Havre Daily News
Hill County Commission chair Kathy Bessette recently spoke with a pregnant woman who was concerned to learn that a sex offender resides four doors down from her and her 5-year-old. The woman had been unaware that the man was an offender, Bessette said.
The mother wanted to know how residents are notified about offenders, Bessette said.
She said the mother was also “quite disturbed because she had a young child.” Many people are in the dark about the laws governing sexual offenders who live in the community.
The state Department of Justice maintains a Sexual and Violent Offenders Registry Web site, which contains a host of information about the offenders and the laws.
Perhaps the biggest reason for the registry and the information listed on the registry, according to Bob Anez of the state Department of Corrections, is that people have a “not in my backyard” mentality about sexual and violent offenders in their community. He said that a lot of people in the communities where offenders are released think the offenders should have restrictions on where they can live.
Unless a judge imposes a restriction on an offender's place of residence, the offender is constitutionally free to live wherever they choose, according to the registry's Web site. Janet Haas, Havre Police Department dispatch supervisor, agreed with Anez's comments. She said she often gets calls from people who don't understand that the police department cannot change where an offender lives.
Anez said that once offenders are released back into the community, other residents don't expect the offenders to move in next door. He also said the offenders' release back into the community is a part of their rehabilitation.
There are several organizations that work to rehabilitate sexual and violent offenders. The District IV Human Resources Development Council's domestic abuse program provides anger management classes for both men and women. A judge can order someone to attend the classes or people can voluntarily enroll.
Roxanne Ross, director of the domestic abuse program on Wednesday said: “The more people understand, the less fear they'll have.”
Marla North, a licensed counselor, specializes in treating sexual offenders. She belongs to the Montana Sex Offenders Treatment Organization. She said in an interview from Lewistown on Wednesday, “I'd like to see more people educated” about the subject.
The registry outlines the tier levels for sexual offenders, how they get their designations, a history of the registry, why some offenders have no designations or information, address and length of registration requirements, and the failure to register and non-compliance definitions and penalties.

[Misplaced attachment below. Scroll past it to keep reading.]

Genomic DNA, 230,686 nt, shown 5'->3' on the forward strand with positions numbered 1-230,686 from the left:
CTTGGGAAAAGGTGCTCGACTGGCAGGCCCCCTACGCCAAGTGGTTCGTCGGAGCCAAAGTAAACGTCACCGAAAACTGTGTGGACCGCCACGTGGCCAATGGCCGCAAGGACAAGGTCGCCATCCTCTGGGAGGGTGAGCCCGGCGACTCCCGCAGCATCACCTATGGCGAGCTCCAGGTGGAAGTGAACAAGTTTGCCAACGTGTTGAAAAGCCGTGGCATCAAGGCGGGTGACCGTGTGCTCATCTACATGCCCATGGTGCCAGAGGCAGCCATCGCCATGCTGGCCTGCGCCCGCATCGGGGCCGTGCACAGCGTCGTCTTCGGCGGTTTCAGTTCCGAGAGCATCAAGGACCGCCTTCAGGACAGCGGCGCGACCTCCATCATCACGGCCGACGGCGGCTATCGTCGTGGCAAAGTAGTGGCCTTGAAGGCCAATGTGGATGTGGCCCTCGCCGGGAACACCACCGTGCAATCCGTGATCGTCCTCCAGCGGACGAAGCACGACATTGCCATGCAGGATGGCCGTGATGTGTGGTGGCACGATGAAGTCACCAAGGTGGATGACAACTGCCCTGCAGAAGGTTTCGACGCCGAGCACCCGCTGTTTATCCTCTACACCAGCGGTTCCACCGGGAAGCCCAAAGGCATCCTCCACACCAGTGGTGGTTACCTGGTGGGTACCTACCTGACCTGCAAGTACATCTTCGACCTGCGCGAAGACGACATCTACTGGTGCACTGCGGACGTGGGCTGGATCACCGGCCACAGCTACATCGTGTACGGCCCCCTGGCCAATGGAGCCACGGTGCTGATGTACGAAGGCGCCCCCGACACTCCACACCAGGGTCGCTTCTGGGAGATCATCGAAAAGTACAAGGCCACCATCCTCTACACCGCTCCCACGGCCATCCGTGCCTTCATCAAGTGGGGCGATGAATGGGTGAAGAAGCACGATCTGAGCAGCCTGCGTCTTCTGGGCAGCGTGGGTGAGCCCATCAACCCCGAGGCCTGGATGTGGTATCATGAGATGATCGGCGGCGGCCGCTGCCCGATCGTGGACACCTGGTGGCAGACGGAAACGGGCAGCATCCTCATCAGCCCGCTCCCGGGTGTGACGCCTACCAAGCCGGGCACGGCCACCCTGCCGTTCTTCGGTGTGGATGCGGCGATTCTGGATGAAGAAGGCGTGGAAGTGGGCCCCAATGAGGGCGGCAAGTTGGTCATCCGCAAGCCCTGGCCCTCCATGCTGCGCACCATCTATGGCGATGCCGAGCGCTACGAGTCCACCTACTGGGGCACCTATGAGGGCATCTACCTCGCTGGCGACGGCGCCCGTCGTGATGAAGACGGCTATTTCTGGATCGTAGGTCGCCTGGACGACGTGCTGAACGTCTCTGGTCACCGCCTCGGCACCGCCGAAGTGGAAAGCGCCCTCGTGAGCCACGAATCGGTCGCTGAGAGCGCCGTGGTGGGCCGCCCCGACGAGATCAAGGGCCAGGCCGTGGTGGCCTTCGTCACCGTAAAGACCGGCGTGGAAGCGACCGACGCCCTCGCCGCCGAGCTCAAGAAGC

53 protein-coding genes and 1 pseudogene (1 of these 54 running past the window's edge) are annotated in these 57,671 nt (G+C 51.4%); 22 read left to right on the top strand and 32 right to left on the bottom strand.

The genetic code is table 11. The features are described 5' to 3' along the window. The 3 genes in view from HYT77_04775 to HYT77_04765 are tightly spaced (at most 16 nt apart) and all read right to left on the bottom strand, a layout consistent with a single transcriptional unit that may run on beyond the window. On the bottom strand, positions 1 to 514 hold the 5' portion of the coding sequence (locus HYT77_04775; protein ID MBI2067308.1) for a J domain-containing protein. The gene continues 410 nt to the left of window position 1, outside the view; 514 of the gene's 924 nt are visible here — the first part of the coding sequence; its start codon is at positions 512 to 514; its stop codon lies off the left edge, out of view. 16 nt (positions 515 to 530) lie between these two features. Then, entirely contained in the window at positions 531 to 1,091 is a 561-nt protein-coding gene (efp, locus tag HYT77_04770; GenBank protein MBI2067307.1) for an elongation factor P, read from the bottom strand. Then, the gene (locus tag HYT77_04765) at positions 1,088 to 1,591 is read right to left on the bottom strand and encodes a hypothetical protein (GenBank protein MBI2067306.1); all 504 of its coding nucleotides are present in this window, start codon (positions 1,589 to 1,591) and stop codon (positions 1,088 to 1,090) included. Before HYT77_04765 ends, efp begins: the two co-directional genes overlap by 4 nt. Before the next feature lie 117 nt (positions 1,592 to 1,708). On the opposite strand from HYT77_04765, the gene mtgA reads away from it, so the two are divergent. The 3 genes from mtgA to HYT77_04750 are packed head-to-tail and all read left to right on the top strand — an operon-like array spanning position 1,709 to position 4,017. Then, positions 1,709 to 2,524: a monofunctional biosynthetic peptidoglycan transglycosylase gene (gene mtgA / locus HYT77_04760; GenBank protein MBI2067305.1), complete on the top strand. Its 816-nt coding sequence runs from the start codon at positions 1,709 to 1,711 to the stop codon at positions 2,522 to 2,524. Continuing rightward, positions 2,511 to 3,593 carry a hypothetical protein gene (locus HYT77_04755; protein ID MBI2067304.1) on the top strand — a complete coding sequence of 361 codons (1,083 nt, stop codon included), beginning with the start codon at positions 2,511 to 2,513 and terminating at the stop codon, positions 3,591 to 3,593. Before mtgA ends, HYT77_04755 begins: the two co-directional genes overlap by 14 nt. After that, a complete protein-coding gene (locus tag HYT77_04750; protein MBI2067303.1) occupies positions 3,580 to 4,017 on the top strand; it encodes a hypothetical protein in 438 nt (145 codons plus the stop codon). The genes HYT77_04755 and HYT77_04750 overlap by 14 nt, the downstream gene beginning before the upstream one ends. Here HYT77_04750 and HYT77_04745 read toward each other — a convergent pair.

There are several types of offenders listed in the registry. Sexual offenses range from unlawful restraint to incest. Violent offenses range from robbery to deliberate homicide. The definitions and sentence requirements for the offender types are listed on the Web page.
Individuals are screened by evaluating their past behavior to determine their tier level - which describes how much of a risk the DOC considers that offender, Anez said.
The registry's Web site also said that the high score on an individual does not necessarily mean the individual will commit an offense again. It does mean, though, that an individual with a higher score is more likely to have repeat offenses than an individual with a low score.
According to state law, before a sexual offender is sentenced, either the state Department of Corrections or a sexual offender evaluator provides a report recommending the level of designation. The judge then takes statements from a variety of people including the victim and the offender. Armed with the information, the judge issues a decision. This is how an offender receives the designation.
It is possible for offender's to not have a tier level or other designation. Offenders who are not designated with a tier level may not be for several reasons: they may have been incarcerated after 1997, they may have been incarcerated prior to 1997, or the sentencing judge did not assign them a tier level. Violent offenders are not on a tier level system.
Anez said that it is possible for sex offenders to change their level of risk. According to Montana law, offenders designated as a level two offender can petition the court to change the offenders designation from a level two offender to a level one status. This can only be done if the offender has successfully completed a sexual offender program at either the state prison or one that is approved by the state's Department of Corrections. The court may change the designation if it finds clear and convincing evidence that the offender's risk of repeat sexual offenses has changed since their sentence date.
For more information, visit the registry. If looking for an offender, go to the search page and type in your county of residence.
On the Net: